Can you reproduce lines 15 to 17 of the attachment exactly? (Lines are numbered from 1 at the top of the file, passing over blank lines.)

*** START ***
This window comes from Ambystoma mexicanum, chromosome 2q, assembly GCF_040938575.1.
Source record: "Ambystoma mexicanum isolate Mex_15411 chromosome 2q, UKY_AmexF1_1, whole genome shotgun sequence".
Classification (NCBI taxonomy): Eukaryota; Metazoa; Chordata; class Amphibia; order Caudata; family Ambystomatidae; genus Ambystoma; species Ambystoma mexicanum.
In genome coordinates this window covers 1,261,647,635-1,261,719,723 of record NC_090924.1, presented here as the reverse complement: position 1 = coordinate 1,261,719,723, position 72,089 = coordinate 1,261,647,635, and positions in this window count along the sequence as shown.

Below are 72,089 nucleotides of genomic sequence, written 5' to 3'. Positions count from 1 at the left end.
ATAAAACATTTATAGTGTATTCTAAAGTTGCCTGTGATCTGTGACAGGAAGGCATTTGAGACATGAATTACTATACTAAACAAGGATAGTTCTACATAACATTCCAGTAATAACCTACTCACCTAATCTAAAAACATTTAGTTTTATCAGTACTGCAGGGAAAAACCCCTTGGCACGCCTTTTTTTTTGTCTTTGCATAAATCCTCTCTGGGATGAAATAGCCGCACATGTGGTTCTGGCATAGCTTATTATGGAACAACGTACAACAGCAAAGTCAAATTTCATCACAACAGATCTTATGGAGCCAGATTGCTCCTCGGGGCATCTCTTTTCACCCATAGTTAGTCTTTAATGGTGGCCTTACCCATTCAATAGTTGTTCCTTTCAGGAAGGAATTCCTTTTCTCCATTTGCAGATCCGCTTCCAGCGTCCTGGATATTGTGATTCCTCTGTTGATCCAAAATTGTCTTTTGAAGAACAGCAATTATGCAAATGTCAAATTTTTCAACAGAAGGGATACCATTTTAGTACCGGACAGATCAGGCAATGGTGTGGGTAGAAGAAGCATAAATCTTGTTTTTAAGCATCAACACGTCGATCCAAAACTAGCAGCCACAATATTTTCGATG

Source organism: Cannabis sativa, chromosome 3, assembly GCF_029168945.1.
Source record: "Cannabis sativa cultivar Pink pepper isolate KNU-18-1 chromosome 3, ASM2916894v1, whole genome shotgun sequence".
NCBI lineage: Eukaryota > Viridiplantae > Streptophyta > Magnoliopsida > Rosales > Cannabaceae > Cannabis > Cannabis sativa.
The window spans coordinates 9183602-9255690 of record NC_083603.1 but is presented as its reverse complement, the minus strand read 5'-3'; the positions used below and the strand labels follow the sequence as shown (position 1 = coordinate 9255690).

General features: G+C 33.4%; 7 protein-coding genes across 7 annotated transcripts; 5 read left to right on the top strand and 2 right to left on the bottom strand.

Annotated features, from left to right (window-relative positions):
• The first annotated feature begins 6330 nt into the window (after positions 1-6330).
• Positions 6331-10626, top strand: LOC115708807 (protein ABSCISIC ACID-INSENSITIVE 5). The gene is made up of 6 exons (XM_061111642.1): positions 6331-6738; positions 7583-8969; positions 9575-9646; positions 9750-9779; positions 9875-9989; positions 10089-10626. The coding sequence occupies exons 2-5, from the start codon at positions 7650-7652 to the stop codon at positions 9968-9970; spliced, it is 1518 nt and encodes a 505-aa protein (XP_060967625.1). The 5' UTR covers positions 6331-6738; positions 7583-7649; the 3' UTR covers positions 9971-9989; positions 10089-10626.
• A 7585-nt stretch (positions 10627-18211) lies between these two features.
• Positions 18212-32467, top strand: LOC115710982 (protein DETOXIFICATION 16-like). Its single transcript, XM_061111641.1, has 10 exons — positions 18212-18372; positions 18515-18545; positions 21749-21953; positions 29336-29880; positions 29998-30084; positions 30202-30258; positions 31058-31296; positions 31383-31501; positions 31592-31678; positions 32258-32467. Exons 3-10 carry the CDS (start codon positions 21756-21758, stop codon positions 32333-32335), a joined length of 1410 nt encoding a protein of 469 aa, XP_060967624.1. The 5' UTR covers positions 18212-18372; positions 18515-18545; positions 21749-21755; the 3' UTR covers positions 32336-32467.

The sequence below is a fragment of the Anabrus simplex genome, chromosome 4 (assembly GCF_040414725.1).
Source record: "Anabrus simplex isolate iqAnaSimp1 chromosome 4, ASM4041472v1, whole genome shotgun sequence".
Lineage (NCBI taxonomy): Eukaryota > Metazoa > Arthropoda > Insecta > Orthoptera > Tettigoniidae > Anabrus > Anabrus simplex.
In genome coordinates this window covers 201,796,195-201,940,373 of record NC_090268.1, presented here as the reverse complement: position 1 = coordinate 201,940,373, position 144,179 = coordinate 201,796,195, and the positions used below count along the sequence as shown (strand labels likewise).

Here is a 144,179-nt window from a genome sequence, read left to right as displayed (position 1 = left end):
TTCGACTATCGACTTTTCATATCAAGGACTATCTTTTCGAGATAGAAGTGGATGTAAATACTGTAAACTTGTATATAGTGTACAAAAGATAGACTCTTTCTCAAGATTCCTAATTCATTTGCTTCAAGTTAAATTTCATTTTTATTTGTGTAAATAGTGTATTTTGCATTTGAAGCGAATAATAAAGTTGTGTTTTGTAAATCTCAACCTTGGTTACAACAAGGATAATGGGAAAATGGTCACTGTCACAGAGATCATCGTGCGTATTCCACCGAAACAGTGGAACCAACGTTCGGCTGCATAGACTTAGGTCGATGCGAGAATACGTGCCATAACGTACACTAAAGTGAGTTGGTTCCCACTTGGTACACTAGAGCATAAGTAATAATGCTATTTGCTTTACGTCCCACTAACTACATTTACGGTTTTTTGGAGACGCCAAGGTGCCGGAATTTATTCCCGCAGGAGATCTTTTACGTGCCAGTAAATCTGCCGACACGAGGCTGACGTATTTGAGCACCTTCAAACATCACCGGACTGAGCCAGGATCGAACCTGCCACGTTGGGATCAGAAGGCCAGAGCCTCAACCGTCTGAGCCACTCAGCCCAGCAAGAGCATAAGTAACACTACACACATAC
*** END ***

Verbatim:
• A 7585-nt stretch (positions 10627-18211) lies between these two features.
• Positions 18212-32467, top strand: LOC115710982 (protein DETOXIFICATION 16-like). Its single transcript, XM_061111641.1, has 10 exons — positions 18212-18372; positions 18515-18545; positions 21749-21953; positions 29336-29880; positions 29998-30084; positions 30202-30258; positions 31058-31296; positions 31383-31501; positions 31592-31678; positions 32258-32467. Exons 3-10 carry the CDS (start codon positions 21756-21758, stop codon positions 32333-32335), a joined length of 1410 nt encoding a protein of 469 aa, XP_060967624.1. The 5' UTR covers positions 18212-18372; positions 18515-18545; positions 21749-21755; the 3' UTR covers positions 32336-32467.

The sequence below is a fragment of the Anabrus simplex genome, chromosome 4 (assembly GCF_040414725.1).